NewsUSADisney will lay off 7,000 employees as part of a new restructuring

Disney will lay off 7,000 employees as part of a new restructuring

Bob Iger, during a forum hosted by Bloomberg, in September 2019.Mark Lennihan (AP)

Turbulent times in the happiest place on earth. Disney has reported this Wednesday that it will cut 3.2% of its workforce, some 7,000 workers. The entertainment giant has informed shareholders this afternoon that the measure is part of a cost-cutting strategy and that it aims to achieve savings of about 5,500 million dollars. The company confirms that it has turned the wheel to depart from Bob Chapek’s management and that guidance is once again in the hands of Bob Iger, who came out of retirement in a surprise fashion to return to the role in November.

Iger shared the news of the cuts with his employees. This was minutes after he ended the call with investors, where it was reported that the benefits of the closing of 2022 grew 8% compared to the previous quarter. “We must ensure that the structure of the company and the size of our workforce align with our current needs and circumstances. Our success in the future depends on the decisions we make today,” Iger wrote. Until last October the company had some 220,000 employees worldwide.

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One word kept flying over the call that the Disney leadership had with investors: restructuring. Iger assured that the company is undertaking a “significant transformation” that breaks with the vision of the previous CEO. Part of the savings that the company has set as a goal will come from the area of ​​content released on Disney+, whose growth commitment has caused a drain of 8,000 million dollars. The executive has announced that they will do an “aggressive curation” of the series and films that are in production and that are of general entertainment and international content. “Products have become very expensive in such a competitive world… We will also review the volume of what we are doing,” said Iger, who calculates that he can save about 3,000 million dollars by doing without audiovisual content.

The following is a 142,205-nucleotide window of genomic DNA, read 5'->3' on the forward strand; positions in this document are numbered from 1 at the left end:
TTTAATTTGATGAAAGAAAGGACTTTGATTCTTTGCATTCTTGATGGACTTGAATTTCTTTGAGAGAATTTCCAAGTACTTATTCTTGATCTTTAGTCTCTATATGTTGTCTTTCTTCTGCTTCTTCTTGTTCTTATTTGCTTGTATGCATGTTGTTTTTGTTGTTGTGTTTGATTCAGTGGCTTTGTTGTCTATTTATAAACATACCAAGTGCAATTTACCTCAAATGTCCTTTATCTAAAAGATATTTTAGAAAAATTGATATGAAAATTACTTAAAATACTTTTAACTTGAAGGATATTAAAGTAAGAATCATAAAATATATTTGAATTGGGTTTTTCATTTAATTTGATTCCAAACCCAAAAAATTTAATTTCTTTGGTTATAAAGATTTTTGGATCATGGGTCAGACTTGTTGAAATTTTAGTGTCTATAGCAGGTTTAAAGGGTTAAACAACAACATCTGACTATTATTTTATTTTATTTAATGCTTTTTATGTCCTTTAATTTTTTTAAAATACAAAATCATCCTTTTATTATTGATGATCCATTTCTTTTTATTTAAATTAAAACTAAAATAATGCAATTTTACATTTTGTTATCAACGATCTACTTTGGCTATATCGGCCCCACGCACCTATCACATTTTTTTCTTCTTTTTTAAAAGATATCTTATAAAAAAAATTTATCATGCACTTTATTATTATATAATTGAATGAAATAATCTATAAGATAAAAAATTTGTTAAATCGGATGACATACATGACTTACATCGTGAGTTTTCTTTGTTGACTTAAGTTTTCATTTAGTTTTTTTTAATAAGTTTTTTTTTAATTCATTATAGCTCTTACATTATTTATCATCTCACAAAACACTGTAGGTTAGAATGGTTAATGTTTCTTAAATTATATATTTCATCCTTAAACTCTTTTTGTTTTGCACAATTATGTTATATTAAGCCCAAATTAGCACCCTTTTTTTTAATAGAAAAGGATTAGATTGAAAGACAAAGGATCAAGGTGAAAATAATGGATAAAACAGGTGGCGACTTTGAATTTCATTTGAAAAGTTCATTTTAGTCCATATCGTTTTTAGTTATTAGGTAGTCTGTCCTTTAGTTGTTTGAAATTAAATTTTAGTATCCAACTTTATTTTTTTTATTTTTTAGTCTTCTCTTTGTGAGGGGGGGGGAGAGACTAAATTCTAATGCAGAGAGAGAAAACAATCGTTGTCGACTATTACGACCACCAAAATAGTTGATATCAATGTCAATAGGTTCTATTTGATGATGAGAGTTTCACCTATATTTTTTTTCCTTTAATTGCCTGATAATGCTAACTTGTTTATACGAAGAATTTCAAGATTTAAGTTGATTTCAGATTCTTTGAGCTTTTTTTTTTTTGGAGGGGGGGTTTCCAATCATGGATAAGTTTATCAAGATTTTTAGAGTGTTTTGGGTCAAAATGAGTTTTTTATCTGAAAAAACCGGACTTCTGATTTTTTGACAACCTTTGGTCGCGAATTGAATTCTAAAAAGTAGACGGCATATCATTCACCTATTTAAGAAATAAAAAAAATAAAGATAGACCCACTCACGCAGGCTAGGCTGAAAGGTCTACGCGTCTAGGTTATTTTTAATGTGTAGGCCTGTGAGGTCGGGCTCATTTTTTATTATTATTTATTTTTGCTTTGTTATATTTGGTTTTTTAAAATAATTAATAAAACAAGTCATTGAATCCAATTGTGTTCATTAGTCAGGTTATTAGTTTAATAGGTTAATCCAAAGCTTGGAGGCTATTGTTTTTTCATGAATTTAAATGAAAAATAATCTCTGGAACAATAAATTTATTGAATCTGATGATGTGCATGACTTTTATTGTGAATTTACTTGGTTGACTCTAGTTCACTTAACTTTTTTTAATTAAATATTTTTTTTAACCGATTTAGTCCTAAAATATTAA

Iger was responsible for directing the entertainment giant on the path of exploiting content based on the group’s intellectual property, produced by the Marvel, Pixar, Fox and Lucasfilm studios, whose acquisitions were closed by himself. With his return to the company, the executive intends to reduce the offer and “focus on core brands and franchises.” The company also intends to cut another $2.5 billion in operating expenses.

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Iger’s new vision includes changing the growth strategy that Chapek had opted for to grow Disney+. This in the midst of what was called the streaming war, the dispute between entertainment giants to grow their subscriptions based on strengthening their catalogs. “I think the very aggressive efforts we made to get new subscribers globally was too aggressive and perhaps not so necessary,” Iger admitted on the call. The CEO said that the price increase that the streaming service had last year had no major repercussions and that subscriptions decreased only 1%.

Bob Iger has asked his employees for “patience” and “trust” as he carries out the new restructuring of the company. He asked the workers to remember the two transformations he carried out during his previous stage as CEO, which began in 2005. In the first one, he took the reins of creative control of the company with the purchase of the studios that have served the company to be spearhead. The second transformation came in 2016 when the foundations were laid for the company to jump into the digital world. His entry into this came three years later, in 2019, when the platform was launched, which today has 161 million subscribers.

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It’s not clear that Iger has the time to make the changes he wants. Especially since there are already activist investors who have begun to put pressure on the leadership. The most important is Nelson Peltz, from the Trian investment fund. Last month he started a campaign in which he tries to convince shareholders to get on the board. His argument is that the company needs to think about a future time when Iger is no longer at the helm of Disney. The 71-year-old CEO will only be on the job for two years. In November it was said that his successor will be prepared during this period.

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